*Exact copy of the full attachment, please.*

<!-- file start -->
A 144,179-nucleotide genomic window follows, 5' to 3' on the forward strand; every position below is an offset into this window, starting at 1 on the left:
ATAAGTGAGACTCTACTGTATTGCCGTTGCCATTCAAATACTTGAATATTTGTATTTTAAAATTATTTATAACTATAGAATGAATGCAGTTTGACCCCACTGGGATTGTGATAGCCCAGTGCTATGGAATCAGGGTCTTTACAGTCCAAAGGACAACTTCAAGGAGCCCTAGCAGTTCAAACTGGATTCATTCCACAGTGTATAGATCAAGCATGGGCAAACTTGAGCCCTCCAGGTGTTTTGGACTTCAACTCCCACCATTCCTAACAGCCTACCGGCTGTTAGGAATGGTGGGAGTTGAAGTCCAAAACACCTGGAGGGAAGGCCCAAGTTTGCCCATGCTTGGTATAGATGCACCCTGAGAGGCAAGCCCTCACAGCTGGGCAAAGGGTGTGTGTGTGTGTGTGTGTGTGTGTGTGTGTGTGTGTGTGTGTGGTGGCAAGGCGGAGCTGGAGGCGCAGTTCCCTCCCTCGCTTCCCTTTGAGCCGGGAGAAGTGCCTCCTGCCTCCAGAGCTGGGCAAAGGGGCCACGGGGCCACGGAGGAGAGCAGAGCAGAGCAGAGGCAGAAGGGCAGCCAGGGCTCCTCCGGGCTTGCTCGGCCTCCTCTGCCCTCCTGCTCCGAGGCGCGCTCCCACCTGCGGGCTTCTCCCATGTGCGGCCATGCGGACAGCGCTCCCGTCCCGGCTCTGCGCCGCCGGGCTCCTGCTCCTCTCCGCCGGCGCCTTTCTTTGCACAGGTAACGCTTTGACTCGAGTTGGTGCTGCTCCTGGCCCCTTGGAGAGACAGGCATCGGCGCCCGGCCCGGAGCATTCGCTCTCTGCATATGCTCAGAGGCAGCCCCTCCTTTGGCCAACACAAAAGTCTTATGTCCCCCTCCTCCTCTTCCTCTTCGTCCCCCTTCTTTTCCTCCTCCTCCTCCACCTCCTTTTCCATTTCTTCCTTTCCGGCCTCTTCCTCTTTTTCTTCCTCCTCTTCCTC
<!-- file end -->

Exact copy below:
A 144,179-nucleotide genomic window follows, 5' to 3' on the forward strand; every position below is an offset into this window, starting at 1 on the left:
ATAAGTGAGACTCTACTGTATTGCCGTTGCCATTCAAATACTTGAATATTTGTATTTTAAAATTATTTATAACTATAGAATGAATGCAGTTTGACCCCACTGGGATTGTGATAGCCCAGTGCTATGGAATCAGGGTCTTTACAGTCCAAAGGACAACTTCAAGGAGCCCTAGCAGTTCAAACTGGATTCATTCCACAGTGTATAGATCAAGCATGGGCAAACTTGAGCCCTCCAGGTGTTTTGGACTTCAACTCCCACCATTCCTAACAGCCTACCGGCTGTTAGGAATGGTGGGAGTTGAAGTCCAAAACACCTGGAGGGAAGGCCCAAGTTTGCCCATGCTTGGTATAGATGCACCCTGAGAGGCAAGCCCTCACAGCTGGGCAAAGGGTGTGTGTGTGTGTGTGTGTGTGTGTGTGTGTGTGTGTGTGTGTGGTGGCAAGGCGGAGCTGGAGGCGCAGTTCCCTCCCTCGCTTCCCTTTGAGCCGGGAGAAGTGCCTCCTGCCTCCAGAGCTGGGCAAAGGGGCCACGGGGCCACGGAGGAGAGCAGAGCAGAGCAGAGGCAGAAGGGCAGCCAGGGCTCCTCCGGGCTTGCTCGGCCTCCTCTGCCCTCCTGCTCCGAGGCGCGCTCCCACCTGCGGGCTTCTCCCATGTGCGGCCATGCGGACAGCGCTCCCGTCCCGGCTCTGCGCCGCCGGGCTCCTGCTCCTCTCCGCCGGCGCCTTTCTTTGCACAGGTAACGCTTTGACTCGAGTTGGTGCTGCTCCTGGCCCCTTGGAGAGACAGGCATCGGCGCCCGGCCCGGAGCATTCGCTCTCTGCATATGCTCAGAGGCAGCCCCTCCTTTGGCCAACACAAAAGTCTTATGTCCCCCTCCTCCTCTTCCTCTTCGTCCCCCTTCTTTTCCTCCTCCTCCTCCACCTCCTTTTCCATTTCTTCCTTTCCGGCCTCTTCCTCTTTTTCTTCCTCCTCTTCCTC